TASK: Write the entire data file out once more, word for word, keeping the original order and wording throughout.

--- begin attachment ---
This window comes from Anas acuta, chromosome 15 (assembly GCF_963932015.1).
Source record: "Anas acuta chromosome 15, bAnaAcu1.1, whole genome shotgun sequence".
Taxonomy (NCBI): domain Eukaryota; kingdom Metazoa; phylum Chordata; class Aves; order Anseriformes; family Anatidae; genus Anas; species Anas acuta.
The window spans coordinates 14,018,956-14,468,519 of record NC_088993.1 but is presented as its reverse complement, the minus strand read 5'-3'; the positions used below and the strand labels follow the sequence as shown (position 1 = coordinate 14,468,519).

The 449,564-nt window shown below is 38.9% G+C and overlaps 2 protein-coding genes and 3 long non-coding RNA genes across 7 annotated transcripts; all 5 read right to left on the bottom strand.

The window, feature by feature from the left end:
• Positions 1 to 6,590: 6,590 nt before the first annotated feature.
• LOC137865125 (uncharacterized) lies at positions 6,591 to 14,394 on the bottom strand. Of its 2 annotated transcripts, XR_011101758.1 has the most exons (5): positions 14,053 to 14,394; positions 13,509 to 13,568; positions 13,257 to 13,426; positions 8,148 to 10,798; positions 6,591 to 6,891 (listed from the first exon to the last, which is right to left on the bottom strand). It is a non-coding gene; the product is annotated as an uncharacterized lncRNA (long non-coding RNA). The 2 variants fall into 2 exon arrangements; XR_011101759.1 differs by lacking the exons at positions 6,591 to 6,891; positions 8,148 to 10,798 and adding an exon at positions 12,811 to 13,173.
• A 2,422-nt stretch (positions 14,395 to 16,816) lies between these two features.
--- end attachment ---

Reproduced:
This window comes from Anas acuta, chromosome 15 (assembly GCF_963932015.1).
Source record: "Anas acuta chromosome 15, bAnaAcu1.1, whole genome shotgun sequence".
Taxonomy (NCBI): domain Eukaryota; kingdom Metazoa; phylum Chordata; class Aves; order Anseriformes; family Anatidae; genus Anas; species Anas acuta.
The window spans coordinates 14,018,956-14,468,519 of record NC_088993.1 but is presented as its reverse complement, the minus strand read 5'-3'; the positions used below and the strand labels follow the sequence as shown (position 1 = coordinate 14,468,519).

The 449,564-nt window shown below is 38.9% G+C and overlaps 2 protein-coding genes and 3 long non-coding RNA genes across 7 annotated transcripts; all 5 read right to left on the bottom strand.

The window, feature by feature from the left end:
• Positions 1 to 6,590: 6,590 nt before the first annotated feature.
• LOC137865125 (uncharacterized) lies at positions 6,591 to 14,394 on the bottom strand. Of its 2 annotated transcripts, XR_011101758.1 has the most exons (5): positions 14,053 to 14,394; positions 13,509 to 13,568; positions 13,257 to 13,426; positions 8,148 to 10,798; positions 6,591 to 6,891 (listed from the first exon to the last, which is right to left on the bottom strand). It is a non-coding gene; the product is annotated as an uncharacterized lncRNA (long non-coding RNA). The 2 variants fall into 2 exon arrangements; XR_011101759.1 differs by lacking the exons at positions 6,591 to 6,891; positions 8,148 to 10,798 and adding an exon at positions 12,811 to 13,173.
• A 2,422-nt stretch (positions 14,395 to 16,816) lies between these two features.